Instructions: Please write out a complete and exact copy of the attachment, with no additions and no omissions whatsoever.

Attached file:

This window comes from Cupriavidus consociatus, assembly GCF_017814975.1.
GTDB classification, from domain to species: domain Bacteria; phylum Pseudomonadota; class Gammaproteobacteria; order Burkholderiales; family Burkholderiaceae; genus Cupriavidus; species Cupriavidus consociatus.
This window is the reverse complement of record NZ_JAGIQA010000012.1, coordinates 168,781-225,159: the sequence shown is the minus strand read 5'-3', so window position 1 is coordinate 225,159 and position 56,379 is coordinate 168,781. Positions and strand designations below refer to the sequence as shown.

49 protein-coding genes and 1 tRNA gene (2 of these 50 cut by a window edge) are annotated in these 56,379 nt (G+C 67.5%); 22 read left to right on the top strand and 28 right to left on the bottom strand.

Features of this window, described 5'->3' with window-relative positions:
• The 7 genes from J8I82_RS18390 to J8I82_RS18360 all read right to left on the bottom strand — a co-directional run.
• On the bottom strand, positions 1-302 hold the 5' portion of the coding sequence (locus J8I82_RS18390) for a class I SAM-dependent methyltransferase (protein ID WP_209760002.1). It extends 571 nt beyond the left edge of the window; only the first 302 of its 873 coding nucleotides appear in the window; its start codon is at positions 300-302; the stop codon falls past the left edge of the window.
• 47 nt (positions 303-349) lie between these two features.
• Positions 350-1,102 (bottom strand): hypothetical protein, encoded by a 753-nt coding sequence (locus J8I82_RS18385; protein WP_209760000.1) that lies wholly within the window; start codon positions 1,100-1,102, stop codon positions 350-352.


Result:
This window comes from Cupriavidus consociatus, assembly GCF_017814975.1.
GTDB classification, from domain to species: domain Bacteria; phylum Pseudomonadota; class Gammaproteobacteria; order Burkholderiales; family Burkholderiaceae; genus Cupriavidus; species Cupriavidus consociatus.
This window is the reverse complement of record NZ_JAGIQA010000012.1, coordinates 168,781-225,159: the sequence shown is the minus strand read 5'-3', so window position 1 is coordinate 225,159 and position 56,379 is coordinate 168,781. Positions and strand designations below refer to the sequence as shown.

49 protein-coding genes and 1 tRNA gene (2 of these 50 cut by a window edge) are annotated in these 56,379 nt (G+C 67.5%); 22 read left to right on the top strand and 28 right to left on the bottom strand.

Features of this window, described 5'->3' with window-relative positions:
• The 7 genes from J8I82_RS18390 to J8I82_RS18360 all read right to left on the bottom strand — a co-directional run.
• On the bottom strand, positions 1-302 hold the 5' portion of the coding sequence (locus J8I82_RS18390) for a class I SAM-dependent methyltransferase (protein ID WP_209760002.1). It extends 571 nt beyond the left edge of the window; only the first 302 of its 873 coding nucleotides appear in the window; its start codon is at positions 300-302; the stop codon falls past the left edge of the window.
• 47 nt (positions 303-349) lie between these two features.
• Positions 350-1,102 (bottom strand): hypothetical protein, encoded by a 753-nt coding sequence (locus J8I82_RS18385; protein WP_209760000.1) that lies wholly within the window; start codon positions 1,100-1,102, stop codon positions 350-352.